Ben Ansell and Asli Cansunar, finally, continue on this theme of housing affordability. They look at what the quite substantial growth in house prices in Europe since the 1990s means for support for redistributive and housing policies. They find that house prices have a significant impact on social policy preferences and voting behaviour. Growing unaffordability of home ownership is associated with lower support for government policies to reduce income differences or take responsibility for housing, and consequently, more support for the political right.
What remains to be done
The articles present innovative contributions to a research field that is still in its infancy. The theoretical frameworks underpinning much of the research are in need of significant development. Although some articles in this special issue refer to various theoretical perspectives on wealth accumulation none present a fully developed theoretical framework.
It is also noteworthy that several of the articles present comparative results that are hard to decipher. Clearly, there is still a long way to go in understanding the sometimes surprisingly large and sometimes counterintuitive observed differences between countries.
A significant part of this agenda entails the critical investigation of the data. One well-known problem is that the very wealthy remain underrepresented in much of the data currently being used. Also, one missing or at least imperfectly measured component is social security wealth. These distort international comparisons since such arrangements are more important in some countries than others.
Data issues also bedevil the study of debt. Debt is arguably the major variable most often missing in poverty research. In public perception and indeed in the experience of many social workers debt is one of the most serious problems facing low-income and poor people. Poverty in combination with debt problems can cause intense stress, feelings of shame and isolation. There remains an important role for social policy research in gaining a better understanding of how people in financially dire circumstances cope and how they actually respond to policies to help them.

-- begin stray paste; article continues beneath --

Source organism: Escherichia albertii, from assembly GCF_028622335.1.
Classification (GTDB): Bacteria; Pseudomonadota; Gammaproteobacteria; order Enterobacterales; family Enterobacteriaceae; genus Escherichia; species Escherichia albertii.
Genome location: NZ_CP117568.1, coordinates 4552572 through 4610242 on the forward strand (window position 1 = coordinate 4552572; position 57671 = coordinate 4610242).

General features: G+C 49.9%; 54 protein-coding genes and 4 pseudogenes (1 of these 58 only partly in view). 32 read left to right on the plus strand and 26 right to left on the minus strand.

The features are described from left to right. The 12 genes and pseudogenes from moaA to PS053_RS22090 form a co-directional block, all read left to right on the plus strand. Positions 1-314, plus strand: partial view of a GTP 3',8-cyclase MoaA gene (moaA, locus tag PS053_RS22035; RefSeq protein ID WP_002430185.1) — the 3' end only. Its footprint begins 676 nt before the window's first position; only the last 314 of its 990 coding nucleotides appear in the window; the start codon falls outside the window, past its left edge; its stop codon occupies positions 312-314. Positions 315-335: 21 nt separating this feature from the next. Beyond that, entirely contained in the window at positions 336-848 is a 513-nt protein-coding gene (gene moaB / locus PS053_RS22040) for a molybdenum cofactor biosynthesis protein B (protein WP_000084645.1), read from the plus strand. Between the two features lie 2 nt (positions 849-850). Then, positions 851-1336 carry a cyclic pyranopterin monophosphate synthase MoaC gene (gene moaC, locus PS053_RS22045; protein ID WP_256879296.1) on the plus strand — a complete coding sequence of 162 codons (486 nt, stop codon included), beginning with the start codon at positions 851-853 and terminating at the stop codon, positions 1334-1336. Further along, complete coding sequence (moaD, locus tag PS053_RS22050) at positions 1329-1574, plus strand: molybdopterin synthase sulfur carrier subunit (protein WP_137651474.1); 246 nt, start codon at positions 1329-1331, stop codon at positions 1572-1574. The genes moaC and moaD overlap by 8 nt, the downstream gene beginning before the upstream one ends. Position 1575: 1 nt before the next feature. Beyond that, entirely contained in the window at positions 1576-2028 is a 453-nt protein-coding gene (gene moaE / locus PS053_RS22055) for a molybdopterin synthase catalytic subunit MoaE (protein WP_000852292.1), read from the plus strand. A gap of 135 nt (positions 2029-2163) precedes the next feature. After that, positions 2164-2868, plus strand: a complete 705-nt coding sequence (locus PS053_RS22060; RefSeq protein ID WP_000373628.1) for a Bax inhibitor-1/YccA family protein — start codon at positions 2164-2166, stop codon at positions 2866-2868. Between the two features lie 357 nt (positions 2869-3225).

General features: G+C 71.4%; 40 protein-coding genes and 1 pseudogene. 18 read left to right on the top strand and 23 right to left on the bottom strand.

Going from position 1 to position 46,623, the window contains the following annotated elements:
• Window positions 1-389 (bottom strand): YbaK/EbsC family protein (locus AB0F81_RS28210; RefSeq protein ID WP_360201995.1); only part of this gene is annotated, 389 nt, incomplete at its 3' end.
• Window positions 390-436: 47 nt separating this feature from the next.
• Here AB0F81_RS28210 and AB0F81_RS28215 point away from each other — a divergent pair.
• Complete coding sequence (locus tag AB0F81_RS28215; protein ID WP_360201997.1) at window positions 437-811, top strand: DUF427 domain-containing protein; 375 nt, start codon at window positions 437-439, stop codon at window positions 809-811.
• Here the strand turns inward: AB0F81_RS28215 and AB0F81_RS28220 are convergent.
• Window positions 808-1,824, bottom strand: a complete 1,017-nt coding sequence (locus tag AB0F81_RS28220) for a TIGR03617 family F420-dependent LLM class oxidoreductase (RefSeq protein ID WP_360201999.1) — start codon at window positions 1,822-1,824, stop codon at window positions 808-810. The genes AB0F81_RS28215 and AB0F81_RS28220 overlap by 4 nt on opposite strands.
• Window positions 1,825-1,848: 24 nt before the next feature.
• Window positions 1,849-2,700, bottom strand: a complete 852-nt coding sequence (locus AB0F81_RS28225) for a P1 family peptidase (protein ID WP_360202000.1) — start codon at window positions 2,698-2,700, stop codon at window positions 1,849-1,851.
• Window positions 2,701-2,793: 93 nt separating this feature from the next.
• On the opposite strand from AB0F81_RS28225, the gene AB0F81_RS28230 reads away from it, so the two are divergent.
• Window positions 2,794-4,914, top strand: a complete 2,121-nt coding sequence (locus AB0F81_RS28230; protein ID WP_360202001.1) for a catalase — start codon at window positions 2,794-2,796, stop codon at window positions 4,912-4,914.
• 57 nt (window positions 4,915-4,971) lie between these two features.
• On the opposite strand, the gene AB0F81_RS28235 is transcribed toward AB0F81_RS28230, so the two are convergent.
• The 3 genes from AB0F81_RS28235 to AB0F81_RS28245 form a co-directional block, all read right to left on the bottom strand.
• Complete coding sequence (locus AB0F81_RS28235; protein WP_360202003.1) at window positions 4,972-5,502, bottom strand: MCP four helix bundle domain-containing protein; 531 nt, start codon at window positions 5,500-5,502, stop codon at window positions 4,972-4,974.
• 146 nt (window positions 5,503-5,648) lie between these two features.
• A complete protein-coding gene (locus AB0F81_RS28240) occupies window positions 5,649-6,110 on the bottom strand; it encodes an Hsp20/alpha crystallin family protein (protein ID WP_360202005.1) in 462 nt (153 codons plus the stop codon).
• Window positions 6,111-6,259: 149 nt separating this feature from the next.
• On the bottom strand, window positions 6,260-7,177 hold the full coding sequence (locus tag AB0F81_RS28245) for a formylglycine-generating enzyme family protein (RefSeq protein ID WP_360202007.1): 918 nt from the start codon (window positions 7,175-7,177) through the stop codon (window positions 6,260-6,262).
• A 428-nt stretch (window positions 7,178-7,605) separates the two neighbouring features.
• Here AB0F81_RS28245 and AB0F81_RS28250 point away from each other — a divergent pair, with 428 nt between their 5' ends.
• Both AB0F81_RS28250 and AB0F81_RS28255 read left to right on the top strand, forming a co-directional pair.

A final feature to note about the articles in this special issue is that they mostly focus on describing and explaining wealth-related outcomes rather than analysing (social) policy interventions. Exceptions include the article by Morelli et al. in which a capital endowment for young adults is simulated, and Dewilde and Flynn also make concrete policy suggestions. However, research in this field clearly needs to both deepen our understanding of the role played by wealth and also prioritize the elaboration and evaluation of policy interventions across a broad span that may potentially address the wealth deficits and debt problems of low-income households.
Finally, it has become apparent, especially from the groundbreaking research by Gabriel Zucman and colleagues, that some of the wealthy are very successful at avoiding taxation, especially the extremely wealthy. The question of how extreme, undertaxed wealth can co-exist with persistent poverty and inequality of opportunity is obviously a fundamental one, especially for social policy scholars. Wealth taxation, having been in retreat for decades, is now firmly back on the agenda, not least in debating how the costs of the COVID-19 pandemic are to be met and shared.
The special issue does not consider the issue of wealth taxation in relation to poverty alleviation and other social policy goals, but clearly this is central to the policy challenges relating to wealth. If taxing the wealthy (more) is deemed desirable and feasible then a key issue is which functions could then sensibly be financed through wealth taxes. Much work remains to be done!
This blog post is based on a special issue published in the Journal of European Social Policy.
About the authors
Ive Marx is Professor at the University of Antwerp and Director of the Herman Deleeck Centre for Social Policy.
Brian Nolan is Professor of Social Policy at the Department of Social Policy and Intervention, at the University of Oxford, Director of the Equity and Growth Programme of the Institute for New Economic Thinking at the Oxford Martin School, the and Senior Research Fellow at Nuffield College Oxford.